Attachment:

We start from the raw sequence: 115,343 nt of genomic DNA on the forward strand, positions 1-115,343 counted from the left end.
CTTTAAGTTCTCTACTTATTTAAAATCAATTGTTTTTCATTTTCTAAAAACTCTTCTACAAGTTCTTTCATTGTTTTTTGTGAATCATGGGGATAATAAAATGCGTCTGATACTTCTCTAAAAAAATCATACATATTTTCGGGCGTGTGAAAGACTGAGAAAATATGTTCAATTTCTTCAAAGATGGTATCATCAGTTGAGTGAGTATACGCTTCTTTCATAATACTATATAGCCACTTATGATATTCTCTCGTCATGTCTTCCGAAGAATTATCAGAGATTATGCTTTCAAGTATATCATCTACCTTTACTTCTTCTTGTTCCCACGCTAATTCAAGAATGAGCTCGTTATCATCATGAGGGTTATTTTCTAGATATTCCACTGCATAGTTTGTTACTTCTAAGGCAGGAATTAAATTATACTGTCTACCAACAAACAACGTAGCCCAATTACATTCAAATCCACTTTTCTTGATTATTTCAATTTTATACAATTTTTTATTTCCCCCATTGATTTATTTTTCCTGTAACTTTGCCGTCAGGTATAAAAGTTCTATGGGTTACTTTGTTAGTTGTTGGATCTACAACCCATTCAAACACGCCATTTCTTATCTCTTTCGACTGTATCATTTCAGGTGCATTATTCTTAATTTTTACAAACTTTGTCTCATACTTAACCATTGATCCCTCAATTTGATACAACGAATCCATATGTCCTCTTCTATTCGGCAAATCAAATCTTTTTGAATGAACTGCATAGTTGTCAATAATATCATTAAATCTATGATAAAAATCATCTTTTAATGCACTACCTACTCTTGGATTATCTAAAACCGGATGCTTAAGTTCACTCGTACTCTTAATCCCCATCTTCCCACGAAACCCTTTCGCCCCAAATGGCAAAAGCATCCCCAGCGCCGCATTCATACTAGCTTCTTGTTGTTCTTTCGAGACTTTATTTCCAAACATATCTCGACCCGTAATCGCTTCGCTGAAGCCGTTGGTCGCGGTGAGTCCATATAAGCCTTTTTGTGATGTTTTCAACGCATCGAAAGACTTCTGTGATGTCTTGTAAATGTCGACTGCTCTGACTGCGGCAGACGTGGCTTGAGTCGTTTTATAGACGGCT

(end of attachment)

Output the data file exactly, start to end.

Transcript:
We start from the raw sequence: 115,343 nt of genomic DNA on the forward strand, positions 1-115,343 counted from the left end.
CTTTAAGTTCTCTACTTATTTAAAATCAATTGTTTTTCATTTTCTAAAAACTCTTCTACAAGTTCTTTCATTGTTTTTTGTGAATCATGGGGATAATAAAATGCGTCTGATACTTCTCTAAAAAAATCATACATATTTTCGGGCGTGTGAAAGACTGAGAAAATATGTTCAATTTCTTCAAAGATGGTATCATCAGTTGAGTGAGTATACGCTTCTTTCATAATACTATATAGCCACTTATGATATTCTCTCGTCATGTCTTCCGAAGAATTATCAGAGATTATGCTTTCAAGTATATCATCTACCTTTACTTCTTCTTGTTCCCACGCTAATTCAAGAATGAGCTCGTTATCATCATGAGGGTTATTTTCTAGATATTCCACTGCATAGTTTGTTACTTCTAAGGCAGGAATTAAATTATACTGTCTACCAACAAACAACGTAGCCCAATTACATTCAAATCCACTTTTCTTGATTATTTCAATTTTATACAATTTTTTATTTCCCCCATTGATTTATTTTTCCTGTAACTTTGCCGTCAGGTATAAAAGTTCTATGGGTTACTTTGTTAGTTGTTGGATCTACAACCCATTCAAACACGCCATTTCTTATCTCTTTCGACTGTATCATTTCAGGTGCATTATTCTTAATTTTTACAAACTTTGTCTCATACTTAACCATTGATCCCTCAATTTGATACAACGAATCCATATGTCCTCTTCTATTCGGCAAATCAAATCTTTTTGAATGAACTGCATAGTTGTCAATAATATCATTAAATCTATGATAAAAATCATCTTTTAATGCACTACCTACTCTTGGATTATCTAAAACCGGATGCTTAAGTTCACTCGTACTCTTAATCCCCATCTTCCCACGAAACCCTTTCGCCCCAAATGGCAAAAGCATCCCCAGCGCCGCATTCATACTAGCTTCTTGTTGTTCTTTCGAGACTTTATTTCCAAACATATCTCGACCCGTAATCGCTTCGCTGAAGCCGTTGGTCGCGGTGAGTCCATATAAGCCTTTTTGTGATGTTTTCAACGCATCGAAAGACTTCTGTGATGTCTTGTAAATGTCGACTGCTCTGACTGCGGCAGACGTGGCTTGAGTCGTTTTATAGACGGCT